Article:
Translation of the acronym "LOL" (laugh out loud) when reading text written by members of the Horde faction as an Alliance player in the online multiplayer game World of Warcraft (WoW). The use of this term spread throughout the rest of the internet during the height of WoW's popularity, used in place of 'lol'.

"This is a funny joke." "kek"


Confirmed by 2 people




to drink the Kool-Aid

English United States

Reference USED Frequently BY Almost Everyone

When someone has been persuaded to join a cause due to peer pressure. Meaning a persuasive personality has gotten you to believe in their cause. Usually has a negative connotation. This is a reference to the Jonestown mass suicide of 1978 when a cult leader mixed cyanide in Kool-Aid and had his followers drink it.

“Did you see Sue today?” “Yeah, she really drank the Kool-aid didn’t she?”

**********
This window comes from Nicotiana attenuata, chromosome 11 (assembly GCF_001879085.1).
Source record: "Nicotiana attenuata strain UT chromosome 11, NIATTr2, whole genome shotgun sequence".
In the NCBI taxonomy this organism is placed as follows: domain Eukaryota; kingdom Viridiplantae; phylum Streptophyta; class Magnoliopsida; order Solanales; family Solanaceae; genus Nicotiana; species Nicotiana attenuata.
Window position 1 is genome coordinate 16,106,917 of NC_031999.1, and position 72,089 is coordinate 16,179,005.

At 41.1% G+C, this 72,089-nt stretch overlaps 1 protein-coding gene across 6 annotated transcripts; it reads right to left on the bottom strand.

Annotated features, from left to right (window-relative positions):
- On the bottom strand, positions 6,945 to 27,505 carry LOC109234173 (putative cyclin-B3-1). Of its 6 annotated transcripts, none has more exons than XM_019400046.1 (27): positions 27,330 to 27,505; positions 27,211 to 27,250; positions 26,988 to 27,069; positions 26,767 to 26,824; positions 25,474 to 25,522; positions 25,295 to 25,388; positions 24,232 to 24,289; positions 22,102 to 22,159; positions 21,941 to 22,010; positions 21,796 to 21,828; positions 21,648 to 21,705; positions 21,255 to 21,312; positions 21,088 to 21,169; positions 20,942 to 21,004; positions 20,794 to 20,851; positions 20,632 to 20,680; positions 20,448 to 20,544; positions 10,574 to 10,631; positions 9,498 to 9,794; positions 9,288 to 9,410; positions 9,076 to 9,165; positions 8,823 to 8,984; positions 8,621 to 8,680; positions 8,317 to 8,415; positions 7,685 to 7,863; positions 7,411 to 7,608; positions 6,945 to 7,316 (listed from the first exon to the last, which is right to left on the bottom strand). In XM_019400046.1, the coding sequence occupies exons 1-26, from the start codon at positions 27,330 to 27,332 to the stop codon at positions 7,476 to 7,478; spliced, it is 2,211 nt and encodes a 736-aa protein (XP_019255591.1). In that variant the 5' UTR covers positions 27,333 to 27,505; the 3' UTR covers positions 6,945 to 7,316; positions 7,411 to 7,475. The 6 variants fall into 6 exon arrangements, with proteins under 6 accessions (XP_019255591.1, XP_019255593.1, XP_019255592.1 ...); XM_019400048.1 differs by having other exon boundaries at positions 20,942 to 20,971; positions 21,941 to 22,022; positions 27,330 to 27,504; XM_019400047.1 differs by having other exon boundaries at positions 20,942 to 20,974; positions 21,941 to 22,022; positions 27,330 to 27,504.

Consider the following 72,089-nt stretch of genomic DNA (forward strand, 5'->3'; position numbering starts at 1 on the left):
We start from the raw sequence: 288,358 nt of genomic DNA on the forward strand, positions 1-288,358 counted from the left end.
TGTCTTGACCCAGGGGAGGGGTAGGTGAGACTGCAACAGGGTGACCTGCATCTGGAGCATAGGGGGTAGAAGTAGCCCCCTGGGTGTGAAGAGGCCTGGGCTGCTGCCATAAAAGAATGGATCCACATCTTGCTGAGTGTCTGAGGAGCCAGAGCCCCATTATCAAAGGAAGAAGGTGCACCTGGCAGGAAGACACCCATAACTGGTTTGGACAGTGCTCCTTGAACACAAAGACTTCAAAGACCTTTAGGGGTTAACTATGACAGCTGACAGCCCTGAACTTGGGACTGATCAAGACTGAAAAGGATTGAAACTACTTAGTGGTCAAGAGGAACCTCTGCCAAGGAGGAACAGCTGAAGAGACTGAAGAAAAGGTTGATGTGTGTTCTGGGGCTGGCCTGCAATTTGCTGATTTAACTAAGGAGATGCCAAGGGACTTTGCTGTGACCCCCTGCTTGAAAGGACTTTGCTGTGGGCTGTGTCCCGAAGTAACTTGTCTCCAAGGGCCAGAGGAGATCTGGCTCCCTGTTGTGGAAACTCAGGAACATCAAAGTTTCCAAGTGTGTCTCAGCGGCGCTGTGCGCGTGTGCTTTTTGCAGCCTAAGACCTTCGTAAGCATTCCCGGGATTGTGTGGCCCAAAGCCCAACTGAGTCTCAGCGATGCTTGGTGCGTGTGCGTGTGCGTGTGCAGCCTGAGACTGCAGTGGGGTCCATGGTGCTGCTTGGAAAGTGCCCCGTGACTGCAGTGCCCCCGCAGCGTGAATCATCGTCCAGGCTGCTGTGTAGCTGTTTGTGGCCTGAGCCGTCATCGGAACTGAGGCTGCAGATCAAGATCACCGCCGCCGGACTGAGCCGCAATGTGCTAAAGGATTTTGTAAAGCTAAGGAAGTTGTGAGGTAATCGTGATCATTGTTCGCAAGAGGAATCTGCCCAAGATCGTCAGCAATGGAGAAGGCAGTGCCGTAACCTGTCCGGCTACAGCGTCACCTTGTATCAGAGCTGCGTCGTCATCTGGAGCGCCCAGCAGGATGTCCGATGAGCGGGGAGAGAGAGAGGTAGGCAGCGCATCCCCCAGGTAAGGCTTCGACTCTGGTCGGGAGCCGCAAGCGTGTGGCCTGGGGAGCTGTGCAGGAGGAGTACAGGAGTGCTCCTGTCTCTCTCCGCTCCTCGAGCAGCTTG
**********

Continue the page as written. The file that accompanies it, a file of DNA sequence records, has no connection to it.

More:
Confirmed by 2 people




pop

English United States

Word USED Frequently BY Almost Everyone

(n.) A sparkling drink.

"What pop would you like, ma'am?" "A root beer, please."


Confirmed by 2 people




the Rona

English United States

Reference USED On Occasion BY Young People

(n.) A female name used to refer to the corona virus.

“Did you hear they canceled classes cause of the Rona?”


Confirmed by 2 people




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the Rona

English Australia

Slang USED Frequently BY Most People

(n.) Aussies often refer to coronavirus as the Rona, or just Rona. We abbreviate/shorten so many words, guess it's not a surprise we've shortened this too.

"Steve caught The Rona when he went overseas so now he's in isolation for two weeks".


Confirmed by 2 people




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ga?

German Carinthia, Austria

Interjection USED Frequently BY Everyone

(interj.) Can be used at the end or in the middle of sentences as well as on its own. Its usage at the end of a sentence usually (but not always) implies that your dialogue partner expects you to either approve or reject what was just said whereas on its own, it expresses approval towards a statement.

"Der Umzug war anstrengend, ga?"

"The move was exhausting, wasn't it?"